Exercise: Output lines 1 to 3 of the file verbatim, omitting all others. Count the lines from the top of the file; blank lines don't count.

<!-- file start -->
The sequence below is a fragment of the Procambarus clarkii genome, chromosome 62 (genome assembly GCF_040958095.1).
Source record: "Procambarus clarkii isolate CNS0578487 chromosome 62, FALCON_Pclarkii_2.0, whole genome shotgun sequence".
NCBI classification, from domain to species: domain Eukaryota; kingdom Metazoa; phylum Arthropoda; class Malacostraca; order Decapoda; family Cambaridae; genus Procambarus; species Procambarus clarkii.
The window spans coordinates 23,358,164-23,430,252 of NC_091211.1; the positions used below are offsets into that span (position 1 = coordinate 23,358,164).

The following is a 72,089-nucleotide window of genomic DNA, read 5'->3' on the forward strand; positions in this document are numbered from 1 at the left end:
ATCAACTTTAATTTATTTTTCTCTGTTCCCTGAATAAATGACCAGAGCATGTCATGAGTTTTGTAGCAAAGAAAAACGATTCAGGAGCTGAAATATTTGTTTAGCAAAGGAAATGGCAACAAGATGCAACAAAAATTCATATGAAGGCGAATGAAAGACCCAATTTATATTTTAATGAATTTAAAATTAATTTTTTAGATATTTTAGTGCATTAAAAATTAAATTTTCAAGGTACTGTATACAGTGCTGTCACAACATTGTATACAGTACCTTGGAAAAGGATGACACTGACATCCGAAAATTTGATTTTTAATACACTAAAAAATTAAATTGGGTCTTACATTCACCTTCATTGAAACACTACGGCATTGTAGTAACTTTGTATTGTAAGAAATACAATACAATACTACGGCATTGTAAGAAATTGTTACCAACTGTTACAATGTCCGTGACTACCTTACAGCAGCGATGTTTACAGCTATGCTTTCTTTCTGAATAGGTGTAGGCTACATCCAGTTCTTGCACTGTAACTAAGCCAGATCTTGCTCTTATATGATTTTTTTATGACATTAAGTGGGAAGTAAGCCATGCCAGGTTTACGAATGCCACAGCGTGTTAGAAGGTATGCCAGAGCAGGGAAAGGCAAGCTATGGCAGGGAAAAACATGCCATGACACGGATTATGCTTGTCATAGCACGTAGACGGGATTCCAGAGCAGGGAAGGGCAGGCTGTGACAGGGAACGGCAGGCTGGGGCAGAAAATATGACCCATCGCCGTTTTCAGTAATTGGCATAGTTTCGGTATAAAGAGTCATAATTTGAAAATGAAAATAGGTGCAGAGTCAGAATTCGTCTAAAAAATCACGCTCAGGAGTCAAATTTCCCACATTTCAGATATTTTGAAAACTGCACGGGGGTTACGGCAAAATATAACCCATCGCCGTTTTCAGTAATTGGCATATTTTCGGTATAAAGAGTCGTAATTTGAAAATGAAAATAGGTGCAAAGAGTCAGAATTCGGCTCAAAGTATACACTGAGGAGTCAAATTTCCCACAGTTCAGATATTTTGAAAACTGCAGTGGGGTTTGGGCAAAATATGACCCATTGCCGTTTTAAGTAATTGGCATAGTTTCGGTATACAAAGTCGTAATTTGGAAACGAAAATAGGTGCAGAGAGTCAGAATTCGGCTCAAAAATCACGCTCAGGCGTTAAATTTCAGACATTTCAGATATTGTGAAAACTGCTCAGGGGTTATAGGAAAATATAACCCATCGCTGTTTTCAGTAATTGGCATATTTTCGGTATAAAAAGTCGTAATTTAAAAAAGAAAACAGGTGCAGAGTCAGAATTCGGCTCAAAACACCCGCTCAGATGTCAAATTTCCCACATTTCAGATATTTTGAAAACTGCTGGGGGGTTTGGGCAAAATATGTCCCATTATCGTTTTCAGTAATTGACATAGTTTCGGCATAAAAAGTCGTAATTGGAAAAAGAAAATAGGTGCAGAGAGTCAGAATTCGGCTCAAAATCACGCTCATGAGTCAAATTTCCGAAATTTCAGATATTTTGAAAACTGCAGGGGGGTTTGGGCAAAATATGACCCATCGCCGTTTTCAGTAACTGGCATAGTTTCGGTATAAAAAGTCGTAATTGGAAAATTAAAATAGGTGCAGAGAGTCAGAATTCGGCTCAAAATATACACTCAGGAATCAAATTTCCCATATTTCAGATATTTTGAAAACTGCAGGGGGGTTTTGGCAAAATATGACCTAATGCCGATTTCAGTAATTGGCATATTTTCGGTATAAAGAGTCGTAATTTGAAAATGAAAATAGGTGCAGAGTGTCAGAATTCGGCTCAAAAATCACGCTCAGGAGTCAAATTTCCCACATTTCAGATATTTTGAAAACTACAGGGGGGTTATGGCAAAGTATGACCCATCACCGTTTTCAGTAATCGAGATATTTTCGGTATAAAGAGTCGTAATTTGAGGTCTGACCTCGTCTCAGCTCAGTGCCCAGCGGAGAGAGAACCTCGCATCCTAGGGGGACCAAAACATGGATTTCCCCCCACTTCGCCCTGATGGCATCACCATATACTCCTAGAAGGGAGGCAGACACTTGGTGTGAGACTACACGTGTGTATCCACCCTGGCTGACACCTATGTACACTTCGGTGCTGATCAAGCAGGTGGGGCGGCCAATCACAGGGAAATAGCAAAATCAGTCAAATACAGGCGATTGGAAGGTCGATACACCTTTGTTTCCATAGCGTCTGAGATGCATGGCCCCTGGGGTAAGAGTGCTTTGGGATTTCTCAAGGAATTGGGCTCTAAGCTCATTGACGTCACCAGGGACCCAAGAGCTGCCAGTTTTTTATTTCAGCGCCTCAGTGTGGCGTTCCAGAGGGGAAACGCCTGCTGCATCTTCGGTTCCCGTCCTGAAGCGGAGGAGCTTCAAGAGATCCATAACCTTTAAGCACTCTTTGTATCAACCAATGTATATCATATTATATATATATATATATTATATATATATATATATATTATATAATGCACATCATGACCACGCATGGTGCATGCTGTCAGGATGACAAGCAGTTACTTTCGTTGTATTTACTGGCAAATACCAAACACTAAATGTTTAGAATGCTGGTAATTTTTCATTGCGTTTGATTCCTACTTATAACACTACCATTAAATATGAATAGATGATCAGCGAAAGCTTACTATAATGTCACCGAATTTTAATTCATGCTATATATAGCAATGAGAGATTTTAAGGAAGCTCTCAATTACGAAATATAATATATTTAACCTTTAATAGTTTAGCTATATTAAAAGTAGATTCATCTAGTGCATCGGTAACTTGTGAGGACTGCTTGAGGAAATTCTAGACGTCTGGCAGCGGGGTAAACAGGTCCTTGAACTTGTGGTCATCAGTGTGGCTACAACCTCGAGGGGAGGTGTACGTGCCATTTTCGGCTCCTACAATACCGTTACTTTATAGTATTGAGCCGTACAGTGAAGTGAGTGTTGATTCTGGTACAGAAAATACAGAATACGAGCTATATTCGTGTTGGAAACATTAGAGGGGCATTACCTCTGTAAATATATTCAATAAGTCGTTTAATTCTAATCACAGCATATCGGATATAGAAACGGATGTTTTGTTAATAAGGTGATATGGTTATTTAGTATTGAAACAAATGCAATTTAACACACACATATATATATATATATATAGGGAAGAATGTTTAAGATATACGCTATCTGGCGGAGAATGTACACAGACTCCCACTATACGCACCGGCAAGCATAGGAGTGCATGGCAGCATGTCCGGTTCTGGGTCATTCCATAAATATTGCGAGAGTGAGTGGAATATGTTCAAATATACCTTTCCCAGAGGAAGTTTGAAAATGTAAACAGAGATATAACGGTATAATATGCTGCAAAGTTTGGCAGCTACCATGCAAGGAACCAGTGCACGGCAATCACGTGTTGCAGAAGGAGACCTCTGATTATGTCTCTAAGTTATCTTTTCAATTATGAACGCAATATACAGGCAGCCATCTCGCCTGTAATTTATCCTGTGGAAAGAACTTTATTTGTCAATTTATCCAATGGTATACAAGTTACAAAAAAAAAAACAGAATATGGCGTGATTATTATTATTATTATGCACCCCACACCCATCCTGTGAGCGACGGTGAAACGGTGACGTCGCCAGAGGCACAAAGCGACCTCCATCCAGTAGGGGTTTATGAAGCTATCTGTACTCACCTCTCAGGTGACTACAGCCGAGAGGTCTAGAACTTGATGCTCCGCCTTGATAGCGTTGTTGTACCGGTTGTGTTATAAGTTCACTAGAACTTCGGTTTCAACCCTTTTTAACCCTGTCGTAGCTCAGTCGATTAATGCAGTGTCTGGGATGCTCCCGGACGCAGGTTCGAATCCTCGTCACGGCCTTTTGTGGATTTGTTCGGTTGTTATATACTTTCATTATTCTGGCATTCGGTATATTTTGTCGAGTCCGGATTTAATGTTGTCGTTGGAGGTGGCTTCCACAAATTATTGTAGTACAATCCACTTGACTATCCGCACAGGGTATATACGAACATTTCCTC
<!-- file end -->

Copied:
The sequence below is a fragment of the Procambarus clarkii genome, chromosome 62 (genome assembly GCF_040958095.1).
Source record: "Procambarus clarkii isolate CNS0578487 chromosome 62, FALCON_Pclarkii_2.0, whole genome shotgun sequence".
NCBI classification, from domain to species: domain Eukaryota; kingdom Metazoa; phylum Arthropoda; class Malacostraca; order Decapoda; family Cambaridae; genus Procambarus; species Procambarus clarkii.